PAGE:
Hi, I am Stewart Heath with Harvard Grace. Today I would like to discuss general food inflation. We’ve not seen a lot of moving on, but there’s a lot of talk about that. Energies are up a huge amount over a year ago, impacting a lot of people around the globe.
James Bullard, President and CEO of the Federal Reserve Bank of St. Louis, who’s not a voting member of the fed, but will be next year, has said that he thinks there will be two interest rate rises next year. Maybe those are core points, more or less next year. Then we have asset managers across the globe who thinks that we will be in low rates forever.
I didn’t start my career with low rates. My first house was financed at a 9.75% and I thought that was a good deal. In the last 30 years, we’ve seen rates fall lower, lower, lower, and now we’re really at historic lows. There are some asset managers who are planning on being in this low interest rate forever in this environment, even if the fed does raise rates twice next year, we’re still in historic low-rate territory.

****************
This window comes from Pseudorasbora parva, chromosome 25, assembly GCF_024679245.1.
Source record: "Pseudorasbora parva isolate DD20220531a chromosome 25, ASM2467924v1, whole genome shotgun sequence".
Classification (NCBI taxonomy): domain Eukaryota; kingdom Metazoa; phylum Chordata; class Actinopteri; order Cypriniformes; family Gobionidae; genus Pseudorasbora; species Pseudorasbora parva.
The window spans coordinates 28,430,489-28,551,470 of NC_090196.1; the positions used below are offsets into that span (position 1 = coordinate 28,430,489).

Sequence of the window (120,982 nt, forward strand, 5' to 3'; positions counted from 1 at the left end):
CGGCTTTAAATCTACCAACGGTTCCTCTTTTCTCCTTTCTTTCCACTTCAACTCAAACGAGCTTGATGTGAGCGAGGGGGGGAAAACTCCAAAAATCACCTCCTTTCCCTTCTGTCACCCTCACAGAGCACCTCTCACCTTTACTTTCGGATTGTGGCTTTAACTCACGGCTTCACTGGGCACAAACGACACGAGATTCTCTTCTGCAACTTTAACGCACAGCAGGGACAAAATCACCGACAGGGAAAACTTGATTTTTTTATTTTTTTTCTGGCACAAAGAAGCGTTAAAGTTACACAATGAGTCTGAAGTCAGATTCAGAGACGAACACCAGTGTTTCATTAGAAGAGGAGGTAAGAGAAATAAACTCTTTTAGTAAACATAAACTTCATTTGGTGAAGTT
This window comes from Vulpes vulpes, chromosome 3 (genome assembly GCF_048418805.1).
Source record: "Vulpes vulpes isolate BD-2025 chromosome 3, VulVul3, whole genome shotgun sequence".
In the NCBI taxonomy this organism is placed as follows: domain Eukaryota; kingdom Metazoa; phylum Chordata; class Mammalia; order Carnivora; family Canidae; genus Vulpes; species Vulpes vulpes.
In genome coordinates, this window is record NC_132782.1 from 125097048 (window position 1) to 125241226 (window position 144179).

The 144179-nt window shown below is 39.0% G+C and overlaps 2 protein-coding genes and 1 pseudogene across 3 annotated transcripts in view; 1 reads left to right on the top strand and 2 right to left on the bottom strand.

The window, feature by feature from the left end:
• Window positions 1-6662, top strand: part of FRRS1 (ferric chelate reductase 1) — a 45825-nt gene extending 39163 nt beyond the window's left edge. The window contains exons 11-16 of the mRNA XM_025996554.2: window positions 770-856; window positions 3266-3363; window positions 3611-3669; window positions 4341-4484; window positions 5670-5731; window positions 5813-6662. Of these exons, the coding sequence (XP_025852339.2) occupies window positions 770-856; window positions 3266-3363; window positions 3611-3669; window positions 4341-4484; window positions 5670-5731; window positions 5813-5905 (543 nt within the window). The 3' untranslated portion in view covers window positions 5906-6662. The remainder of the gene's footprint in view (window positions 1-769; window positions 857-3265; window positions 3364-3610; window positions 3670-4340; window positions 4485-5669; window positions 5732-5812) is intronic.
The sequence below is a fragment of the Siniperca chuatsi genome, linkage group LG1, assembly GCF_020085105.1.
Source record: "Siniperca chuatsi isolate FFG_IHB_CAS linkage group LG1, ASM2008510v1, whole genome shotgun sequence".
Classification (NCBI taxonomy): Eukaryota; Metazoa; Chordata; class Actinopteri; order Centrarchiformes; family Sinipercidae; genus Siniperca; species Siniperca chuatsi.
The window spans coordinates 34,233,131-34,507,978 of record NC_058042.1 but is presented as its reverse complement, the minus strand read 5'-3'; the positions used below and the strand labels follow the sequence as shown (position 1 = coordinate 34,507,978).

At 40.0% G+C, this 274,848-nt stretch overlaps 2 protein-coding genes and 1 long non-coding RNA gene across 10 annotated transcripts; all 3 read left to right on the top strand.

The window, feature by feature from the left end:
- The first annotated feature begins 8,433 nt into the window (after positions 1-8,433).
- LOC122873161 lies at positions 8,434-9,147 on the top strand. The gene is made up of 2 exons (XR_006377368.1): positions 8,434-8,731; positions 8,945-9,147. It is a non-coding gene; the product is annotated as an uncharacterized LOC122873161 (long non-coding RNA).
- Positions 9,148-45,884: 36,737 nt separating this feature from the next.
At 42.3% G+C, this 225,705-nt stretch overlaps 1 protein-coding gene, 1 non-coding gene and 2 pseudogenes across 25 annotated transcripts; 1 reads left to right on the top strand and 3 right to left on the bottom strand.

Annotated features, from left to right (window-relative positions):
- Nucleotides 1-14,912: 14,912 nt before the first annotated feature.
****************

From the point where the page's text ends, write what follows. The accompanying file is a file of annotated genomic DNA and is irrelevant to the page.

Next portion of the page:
The 30-year bond and tenure bond are up a little over last year. These are signs of a heating up economy. It’s likely to see the fed raise interest rates too, so that the economy doesn’t overheat as they like to say. What impact will this have on your business? Your investing with low rates has already given us a season of cap rate compression in the real estate market, which is driving valuations for multifamily deals and self-storage deals down into the low single digits. It’s very concerning to some people like us who would like to see 10 caps and things like that on investments that we buy. There are all kinds of impacts, but if we start to see rising interest rates, coupled with rising energy prices, we should be prepared for a slowdown in the overall economy.
If you don’t agree with me, let me know. Let’s engage on this platform. If you do agree with me, let me know. These are my opinions and how I see the world. Thanks a lot for watching. Take care. Until next time!